Tinsel Electrons

Tinsel – it is that time of year again when brightly coloured garlands of tinsel find themselves draped across Christmas trees, picture frames and the occasional staircase banister. This year the tinsel I will be digging out of the garage is made of plastic, which is not only pretty but also fire resistant and nontoxic. However, tinsel hasn’t always been so safe…

In the 1950s and 1960s aluminium tinsel was used to make beautiful Christmas trees, but whilst pretty, placing thin strips of aluminium in close contact with lights created a fire hazard. In much the same way that thin pieces of aluminium should not be placed in the microwave, the thin strips of metal in close contact with fairy lights could produce a short circuit. Although not combustible, the aluminium could not dissipate heat quickly causing it to sometimes melt. Additionally, tiny crinkles in the foil could lead to sparks. Melting, sparking Christmas trees was not the festive look.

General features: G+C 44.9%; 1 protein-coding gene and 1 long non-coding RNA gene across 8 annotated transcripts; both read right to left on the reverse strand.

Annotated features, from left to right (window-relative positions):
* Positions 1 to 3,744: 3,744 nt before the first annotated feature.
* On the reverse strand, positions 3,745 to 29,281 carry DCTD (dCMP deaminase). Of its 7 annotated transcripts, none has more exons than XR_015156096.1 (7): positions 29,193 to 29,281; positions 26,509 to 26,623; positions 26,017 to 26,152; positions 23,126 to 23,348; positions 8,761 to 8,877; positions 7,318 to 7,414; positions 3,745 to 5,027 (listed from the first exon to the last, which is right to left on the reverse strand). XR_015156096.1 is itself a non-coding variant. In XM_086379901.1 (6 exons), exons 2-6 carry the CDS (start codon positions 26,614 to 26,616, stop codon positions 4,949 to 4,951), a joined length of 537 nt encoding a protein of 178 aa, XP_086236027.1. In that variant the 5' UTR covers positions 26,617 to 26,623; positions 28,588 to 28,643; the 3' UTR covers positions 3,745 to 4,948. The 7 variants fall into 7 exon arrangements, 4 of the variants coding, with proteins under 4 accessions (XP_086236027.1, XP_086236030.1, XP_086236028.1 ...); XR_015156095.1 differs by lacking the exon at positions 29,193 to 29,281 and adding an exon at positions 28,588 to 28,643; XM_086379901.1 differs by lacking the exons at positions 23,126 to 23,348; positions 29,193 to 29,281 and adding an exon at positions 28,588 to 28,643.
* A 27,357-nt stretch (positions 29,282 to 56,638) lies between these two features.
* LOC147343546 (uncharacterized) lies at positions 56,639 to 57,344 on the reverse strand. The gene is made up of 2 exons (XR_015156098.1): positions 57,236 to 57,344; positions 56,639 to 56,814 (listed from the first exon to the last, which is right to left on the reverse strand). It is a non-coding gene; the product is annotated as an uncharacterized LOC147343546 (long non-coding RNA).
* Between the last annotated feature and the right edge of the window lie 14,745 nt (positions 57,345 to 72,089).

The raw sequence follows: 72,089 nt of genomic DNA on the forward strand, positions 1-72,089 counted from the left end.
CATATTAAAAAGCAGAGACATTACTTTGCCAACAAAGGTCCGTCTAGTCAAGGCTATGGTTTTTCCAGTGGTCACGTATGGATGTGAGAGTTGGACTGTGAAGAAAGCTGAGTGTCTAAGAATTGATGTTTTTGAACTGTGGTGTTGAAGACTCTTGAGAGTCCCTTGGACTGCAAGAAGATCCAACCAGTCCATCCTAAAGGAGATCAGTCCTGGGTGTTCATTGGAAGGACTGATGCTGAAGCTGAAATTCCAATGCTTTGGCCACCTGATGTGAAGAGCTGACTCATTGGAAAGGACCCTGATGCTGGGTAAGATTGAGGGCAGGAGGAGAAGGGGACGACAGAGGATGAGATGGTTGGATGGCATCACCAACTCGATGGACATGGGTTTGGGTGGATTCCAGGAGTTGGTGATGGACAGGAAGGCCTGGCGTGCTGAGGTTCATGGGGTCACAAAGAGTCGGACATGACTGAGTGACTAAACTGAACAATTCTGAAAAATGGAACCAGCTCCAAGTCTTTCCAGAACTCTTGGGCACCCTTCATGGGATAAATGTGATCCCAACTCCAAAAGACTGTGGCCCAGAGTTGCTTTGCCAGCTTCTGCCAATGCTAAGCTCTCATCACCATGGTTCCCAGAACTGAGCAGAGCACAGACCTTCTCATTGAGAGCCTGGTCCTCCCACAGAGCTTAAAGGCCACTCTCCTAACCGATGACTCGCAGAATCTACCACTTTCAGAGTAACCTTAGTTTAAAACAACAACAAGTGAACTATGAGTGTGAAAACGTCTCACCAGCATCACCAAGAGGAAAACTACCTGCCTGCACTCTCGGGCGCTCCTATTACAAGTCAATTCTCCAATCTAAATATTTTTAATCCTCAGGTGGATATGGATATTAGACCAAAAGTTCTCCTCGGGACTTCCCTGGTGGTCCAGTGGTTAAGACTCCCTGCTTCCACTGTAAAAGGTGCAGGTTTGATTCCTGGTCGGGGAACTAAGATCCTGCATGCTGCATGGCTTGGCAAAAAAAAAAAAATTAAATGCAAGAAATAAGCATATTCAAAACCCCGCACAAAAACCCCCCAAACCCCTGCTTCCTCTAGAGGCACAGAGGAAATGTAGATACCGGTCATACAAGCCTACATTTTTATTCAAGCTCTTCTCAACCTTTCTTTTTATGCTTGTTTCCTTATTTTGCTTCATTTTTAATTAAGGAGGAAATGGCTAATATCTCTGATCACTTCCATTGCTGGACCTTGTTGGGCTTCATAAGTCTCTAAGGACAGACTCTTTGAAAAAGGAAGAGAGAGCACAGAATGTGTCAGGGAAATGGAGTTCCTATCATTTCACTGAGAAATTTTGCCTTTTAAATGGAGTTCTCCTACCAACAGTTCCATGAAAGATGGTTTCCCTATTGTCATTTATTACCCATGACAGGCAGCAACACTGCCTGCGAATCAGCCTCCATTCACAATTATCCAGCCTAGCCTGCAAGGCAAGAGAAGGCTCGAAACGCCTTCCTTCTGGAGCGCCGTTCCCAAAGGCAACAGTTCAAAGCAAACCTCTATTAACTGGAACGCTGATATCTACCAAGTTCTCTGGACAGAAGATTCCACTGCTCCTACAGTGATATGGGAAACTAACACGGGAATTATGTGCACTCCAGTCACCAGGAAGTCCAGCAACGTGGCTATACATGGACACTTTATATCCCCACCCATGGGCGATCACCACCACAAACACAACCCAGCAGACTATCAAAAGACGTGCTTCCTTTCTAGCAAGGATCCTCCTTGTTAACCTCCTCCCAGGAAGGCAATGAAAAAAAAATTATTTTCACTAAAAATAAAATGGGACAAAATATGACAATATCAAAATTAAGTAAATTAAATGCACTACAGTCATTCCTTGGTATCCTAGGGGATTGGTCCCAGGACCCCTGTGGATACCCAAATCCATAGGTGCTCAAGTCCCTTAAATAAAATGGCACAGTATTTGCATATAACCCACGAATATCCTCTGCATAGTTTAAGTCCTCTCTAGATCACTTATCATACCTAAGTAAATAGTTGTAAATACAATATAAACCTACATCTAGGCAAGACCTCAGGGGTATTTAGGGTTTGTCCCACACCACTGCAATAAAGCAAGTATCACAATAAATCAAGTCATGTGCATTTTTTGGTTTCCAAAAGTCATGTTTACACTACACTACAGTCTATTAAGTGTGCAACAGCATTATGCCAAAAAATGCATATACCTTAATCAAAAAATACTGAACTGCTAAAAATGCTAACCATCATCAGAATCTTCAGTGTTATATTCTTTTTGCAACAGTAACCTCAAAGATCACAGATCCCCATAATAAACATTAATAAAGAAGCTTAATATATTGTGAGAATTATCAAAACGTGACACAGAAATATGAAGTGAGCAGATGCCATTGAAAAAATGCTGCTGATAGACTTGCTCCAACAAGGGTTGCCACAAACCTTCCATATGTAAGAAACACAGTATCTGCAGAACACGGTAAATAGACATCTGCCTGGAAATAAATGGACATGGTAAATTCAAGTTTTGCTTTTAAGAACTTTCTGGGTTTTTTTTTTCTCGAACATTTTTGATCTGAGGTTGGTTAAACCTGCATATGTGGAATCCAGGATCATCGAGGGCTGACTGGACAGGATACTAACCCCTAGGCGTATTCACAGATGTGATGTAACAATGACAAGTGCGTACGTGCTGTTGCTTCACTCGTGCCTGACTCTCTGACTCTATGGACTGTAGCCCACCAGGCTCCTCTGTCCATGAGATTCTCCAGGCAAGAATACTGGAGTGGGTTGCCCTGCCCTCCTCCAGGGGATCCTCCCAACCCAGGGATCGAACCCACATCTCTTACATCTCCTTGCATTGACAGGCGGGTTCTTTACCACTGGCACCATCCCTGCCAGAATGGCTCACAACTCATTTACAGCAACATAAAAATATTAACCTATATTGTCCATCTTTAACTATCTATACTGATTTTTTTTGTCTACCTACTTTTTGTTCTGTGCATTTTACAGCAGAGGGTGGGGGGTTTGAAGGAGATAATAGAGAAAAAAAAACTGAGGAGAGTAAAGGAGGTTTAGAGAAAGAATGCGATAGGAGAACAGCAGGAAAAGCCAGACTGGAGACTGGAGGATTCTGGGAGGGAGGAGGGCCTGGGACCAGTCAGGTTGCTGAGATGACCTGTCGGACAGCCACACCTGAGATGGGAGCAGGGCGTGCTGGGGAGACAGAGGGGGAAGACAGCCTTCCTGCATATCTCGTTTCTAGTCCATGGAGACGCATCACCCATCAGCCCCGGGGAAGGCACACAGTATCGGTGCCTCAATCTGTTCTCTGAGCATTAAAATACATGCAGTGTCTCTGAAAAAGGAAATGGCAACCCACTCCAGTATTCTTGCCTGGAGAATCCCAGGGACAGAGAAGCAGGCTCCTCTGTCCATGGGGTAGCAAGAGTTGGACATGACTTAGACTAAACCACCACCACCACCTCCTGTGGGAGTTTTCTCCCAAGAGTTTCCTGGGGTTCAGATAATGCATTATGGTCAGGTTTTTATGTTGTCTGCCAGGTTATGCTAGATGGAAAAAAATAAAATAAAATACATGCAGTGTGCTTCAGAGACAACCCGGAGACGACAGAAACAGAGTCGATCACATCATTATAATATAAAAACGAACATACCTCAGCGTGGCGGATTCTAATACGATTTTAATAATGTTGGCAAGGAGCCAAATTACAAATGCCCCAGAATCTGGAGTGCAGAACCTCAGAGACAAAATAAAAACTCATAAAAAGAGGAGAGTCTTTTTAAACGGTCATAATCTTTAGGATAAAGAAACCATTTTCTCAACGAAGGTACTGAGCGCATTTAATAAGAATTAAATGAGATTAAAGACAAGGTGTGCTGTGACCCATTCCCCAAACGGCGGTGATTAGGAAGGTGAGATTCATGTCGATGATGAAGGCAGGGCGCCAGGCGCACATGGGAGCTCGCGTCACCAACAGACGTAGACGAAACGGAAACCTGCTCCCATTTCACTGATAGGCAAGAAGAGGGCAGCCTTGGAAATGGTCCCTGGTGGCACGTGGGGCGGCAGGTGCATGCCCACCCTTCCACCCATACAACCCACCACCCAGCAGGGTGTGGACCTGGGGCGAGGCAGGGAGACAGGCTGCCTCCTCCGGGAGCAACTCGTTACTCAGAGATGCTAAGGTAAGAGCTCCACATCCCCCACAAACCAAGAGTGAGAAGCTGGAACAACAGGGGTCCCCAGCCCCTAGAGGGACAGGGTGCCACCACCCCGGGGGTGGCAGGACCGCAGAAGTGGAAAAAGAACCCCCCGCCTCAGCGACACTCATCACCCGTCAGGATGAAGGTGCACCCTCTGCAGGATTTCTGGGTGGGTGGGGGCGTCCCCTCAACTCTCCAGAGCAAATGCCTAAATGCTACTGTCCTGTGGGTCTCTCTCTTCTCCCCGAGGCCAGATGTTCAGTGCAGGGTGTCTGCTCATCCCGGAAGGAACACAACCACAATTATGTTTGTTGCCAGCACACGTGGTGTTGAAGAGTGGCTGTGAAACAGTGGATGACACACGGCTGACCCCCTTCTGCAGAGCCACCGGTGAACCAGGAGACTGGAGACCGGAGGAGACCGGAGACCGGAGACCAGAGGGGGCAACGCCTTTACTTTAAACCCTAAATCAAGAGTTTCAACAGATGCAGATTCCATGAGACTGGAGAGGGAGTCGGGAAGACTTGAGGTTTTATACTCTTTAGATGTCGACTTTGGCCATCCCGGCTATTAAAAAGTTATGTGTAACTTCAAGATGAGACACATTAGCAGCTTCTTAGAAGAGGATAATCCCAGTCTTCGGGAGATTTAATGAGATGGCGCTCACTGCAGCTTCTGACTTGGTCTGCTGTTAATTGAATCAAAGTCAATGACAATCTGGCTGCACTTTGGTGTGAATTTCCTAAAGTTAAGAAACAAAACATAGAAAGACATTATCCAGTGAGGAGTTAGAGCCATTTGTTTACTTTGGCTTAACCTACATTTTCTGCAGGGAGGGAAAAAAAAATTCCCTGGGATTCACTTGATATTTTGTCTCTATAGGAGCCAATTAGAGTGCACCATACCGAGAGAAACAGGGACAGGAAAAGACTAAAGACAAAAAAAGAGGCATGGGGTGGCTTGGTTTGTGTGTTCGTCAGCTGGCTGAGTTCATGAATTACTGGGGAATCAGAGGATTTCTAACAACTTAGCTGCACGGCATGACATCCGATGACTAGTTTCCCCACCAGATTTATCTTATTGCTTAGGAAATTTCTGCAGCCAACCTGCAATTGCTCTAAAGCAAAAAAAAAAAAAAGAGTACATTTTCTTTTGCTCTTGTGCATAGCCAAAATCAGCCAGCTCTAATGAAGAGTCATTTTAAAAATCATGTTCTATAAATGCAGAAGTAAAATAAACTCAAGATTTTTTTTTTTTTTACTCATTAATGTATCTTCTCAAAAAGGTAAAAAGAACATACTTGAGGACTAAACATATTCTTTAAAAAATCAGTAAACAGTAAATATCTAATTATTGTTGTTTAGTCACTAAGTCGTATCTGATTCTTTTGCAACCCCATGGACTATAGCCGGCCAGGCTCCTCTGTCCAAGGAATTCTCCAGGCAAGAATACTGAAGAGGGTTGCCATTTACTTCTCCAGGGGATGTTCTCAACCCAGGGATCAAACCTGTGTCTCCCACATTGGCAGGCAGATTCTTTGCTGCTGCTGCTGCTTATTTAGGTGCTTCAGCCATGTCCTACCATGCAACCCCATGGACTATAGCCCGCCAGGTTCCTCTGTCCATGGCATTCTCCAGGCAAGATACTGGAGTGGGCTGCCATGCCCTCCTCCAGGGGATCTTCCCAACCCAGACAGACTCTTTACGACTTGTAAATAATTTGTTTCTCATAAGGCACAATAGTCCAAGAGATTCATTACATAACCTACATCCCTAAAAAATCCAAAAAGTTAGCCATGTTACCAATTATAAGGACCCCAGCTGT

So aluminium tinsel was replaced with a lead core material covered in a thin top coating of tin to give the glittering sparkle. Whilst this material offered better fire resistance, the lead core presented a toxic hazard. Again not ideal, especially around small children.

With aluminium and lead both ruled out, manufactures swapped to plastic. The plastics used in tinsel today are non-toxic with an atomic structure that naturally guards against fire. For a current to flow, electrons in the atoms need to be able to move; the electrons need to be able to become excited. In an insulator, such as plastic tinsel, the electrons occupy an area called the valence band. This region is a long way below the conduction band, where the electrons are excited and able to move. To get from the valence to conduction band, the electrons would need a lot of energy. This means that the plastic tinsel cannot easily support an electric current, making the material an ideal festive decoration.

This year, as I try to work out how to tastefully decorate my house with multi-coloured tinsel, I’ll spare a thought for the trapped electrons in the valence band, helping to protect my home from fire!